PELs Are Based Partly on Scientific Evidence and Partly on Politics
The OSHA permissible exposure limits (PELs) (29 CFR 1910.1000) are typically the least restrictive exposure values and serve as a minimum performance standard in the United States. It should be noted that when PELs are established, it is a political process mixed with scientific evidence. Economic factors related to compliance are presented by industry groups and influence the final selection of exposure limits as a compromise value. OSHA limits may also lag behind new scientific literature as the entire political rulemaking process must be followed to make changes to a PEL. PELs are typically time-weighted average concentrations that must not be exceeded during any 8-hour workshift. Short term exposure limits (STEL) have been established for some materials and are usually measured over a 15-minute period. OSHA ceiling concentrations must not be exceeded during any part of the workday.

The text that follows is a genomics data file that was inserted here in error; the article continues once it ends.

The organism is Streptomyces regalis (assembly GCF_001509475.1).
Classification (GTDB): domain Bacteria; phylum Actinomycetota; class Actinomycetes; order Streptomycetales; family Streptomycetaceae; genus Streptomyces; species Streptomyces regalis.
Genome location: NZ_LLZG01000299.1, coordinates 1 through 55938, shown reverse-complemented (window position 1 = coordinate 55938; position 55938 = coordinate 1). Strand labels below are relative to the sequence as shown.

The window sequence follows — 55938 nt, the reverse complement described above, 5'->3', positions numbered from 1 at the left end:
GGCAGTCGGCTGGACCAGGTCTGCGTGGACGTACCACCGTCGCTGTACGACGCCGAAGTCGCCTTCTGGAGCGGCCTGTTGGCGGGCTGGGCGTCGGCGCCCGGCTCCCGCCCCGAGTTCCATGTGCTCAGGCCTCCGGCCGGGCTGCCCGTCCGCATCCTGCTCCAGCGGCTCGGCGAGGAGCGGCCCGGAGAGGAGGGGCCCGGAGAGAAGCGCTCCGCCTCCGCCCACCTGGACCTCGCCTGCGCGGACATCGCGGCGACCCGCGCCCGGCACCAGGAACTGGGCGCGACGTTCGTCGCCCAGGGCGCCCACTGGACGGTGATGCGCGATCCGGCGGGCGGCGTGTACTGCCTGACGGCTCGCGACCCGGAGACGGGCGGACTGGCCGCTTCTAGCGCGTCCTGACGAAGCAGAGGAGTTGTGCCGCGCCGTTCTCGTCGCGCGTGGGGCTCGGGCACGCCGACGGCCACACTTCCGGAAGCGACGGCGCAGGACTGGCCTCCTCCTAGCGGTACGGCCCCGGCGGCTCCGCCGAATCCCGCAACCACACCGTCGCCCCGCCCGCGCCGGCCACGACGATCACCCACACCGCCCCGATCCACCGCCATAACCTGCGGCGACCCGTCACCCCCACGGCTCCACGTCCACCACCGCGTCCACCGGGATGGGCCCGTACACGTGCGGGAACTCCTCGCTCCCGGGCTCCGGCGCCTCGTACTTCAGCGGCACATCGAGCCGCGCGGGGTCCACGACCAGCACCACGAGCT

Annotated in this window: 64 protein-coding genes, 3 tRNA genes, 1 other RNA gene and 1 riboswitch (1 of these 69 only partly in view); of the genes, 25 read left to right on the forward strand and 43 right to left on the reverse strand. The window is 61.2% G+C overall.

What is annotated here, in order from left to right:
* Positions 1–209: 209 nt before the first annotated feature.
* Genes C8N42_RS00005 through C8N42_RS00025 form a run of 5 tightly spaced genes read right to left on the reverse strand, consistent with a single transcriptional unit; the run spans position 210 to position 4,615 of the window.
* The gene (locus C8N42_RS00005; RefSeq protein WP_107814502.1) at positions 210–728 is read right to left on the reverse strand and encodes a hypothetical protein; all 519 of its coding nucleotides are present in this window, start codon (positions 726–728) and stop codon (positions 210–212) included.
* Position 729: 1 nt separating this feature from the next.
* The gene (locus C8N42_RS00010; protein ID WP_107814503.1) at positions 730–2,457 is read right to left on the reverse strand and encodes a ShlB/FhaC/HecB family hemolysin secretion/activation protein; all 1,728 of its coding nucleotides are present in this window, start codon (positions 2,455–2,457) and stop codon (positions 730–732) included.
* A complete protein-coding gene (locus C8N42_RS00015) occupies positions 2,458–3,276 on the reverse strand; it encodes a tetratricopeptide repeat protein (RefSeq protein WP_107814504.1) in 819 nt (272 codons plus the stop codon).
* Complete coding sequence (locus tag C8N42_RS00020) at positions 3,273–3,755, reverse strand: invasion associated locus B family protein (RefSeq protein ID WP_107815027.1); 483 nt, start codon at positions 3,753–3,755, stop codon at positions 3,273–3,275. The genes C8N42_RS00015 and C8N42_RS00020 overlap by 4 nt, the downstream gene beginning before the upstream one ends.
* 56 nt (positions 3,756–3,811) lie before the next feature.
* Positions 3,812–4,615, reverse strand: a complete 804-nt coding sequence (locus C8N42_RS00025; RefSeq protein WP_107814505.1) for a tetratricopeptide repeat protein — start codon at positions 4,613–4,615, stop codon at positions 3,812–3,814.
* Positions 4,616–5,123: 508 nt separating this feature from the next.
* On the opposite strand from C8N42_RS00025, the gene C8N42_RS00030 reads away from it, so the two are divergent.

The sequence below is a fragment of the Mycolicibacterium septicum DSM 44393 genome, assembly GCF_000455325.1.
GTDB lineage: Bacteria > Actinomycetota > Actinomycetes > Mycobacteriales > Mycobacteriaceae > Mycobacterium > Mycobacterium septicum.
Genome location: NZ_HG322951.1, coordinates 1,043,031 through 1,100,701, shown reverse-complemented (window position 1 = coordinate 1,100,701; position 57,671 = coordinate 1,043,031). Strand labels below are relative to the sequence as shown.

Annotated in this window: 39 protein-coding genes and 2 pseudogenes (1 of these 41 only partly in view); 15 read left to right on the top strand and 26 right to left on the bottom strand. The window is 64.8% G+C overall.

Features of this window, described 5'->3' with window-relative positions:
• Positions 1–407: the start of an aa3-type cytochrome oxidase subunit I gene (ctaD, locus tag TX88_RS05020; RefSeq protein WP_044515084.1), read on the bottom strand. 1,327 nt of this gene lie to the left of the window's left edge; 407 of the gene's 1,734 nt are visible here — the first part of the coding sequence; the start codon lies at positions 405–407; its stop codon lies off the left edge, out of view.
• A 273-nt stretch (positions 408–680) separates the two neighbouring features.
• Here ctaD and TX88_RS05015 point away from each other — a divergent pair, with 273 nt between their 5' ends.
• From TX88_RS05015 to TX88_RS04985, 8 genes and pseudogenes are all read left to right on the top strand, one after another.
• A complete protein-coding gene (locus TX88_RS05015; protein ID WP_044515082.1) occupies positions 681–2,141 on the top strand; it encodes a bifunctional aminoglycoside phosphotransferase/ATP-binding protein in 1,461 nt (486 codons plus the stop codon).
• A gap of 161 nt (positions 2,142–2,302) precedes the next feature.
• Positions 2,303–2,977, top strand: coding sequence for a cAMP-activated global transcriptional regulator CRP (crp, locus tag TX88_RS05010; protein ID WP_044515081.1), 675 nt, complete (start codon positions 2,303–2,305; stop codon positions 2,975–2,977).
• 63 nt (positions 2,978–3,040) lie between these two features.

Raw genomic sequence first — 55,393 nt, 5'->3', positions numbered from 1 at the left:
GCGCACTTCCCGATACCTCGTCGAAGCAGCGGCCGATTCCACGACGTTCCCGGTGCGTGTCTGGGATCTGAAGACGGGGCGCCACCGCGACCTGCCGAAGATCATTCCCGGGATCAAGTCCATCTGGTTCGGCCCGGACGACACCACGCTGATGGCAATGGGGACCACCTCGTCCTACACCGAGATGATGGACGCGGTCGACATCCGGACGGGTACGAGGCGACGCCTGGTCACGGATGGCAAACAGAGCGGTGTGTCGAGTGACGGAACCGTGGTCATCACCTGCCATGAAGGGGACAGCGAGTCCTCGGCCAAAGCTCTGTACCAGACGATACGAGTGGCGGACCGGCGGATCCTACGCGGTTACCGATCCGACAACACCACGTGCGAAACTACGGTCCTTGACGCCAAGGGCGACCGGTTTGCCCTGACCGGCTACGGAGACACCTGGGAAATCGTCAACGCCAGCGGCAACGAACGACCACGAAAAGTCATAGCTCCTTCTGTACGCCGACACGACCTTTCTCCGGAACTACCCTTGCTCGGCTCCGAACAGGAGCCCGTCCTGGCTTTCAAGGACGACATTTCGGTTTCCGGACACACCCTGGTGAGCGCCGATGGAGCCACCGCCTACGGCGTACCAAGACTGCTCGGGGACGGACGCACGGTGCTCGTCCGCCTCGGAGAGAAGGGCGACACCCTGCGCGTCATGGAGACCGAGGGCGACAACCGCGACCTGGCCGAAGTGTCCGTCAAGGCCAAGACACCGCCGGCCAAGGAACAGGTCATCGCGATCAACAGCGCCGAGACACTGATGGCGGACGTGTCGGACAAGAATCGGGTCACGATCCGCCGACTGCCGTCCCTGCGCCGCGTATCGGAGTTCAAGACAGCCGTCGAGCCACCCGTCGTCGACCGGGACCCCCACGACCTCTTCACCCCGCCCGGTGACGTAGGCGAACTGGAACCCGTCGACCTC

The American Conference of Governmental Industrial Hygienists (ACGIH) Threshold Limit Values (TLVs) are also expressed as time-weighted averages and short term limits. These are determined by ACGIH committees of experts in public health and related sciences through review of existing scientific literature. TLVs are based only on health factors and not subjected to a political process. The TLVs can more rapidly adapt to new scientific information than OSHA PELs. Most health and safety professionals we have known rely on the more conservative ACGIH TLVs as minimum protective standards for their clients.
From: Chemical Safety: Part 2 by The Safety Guys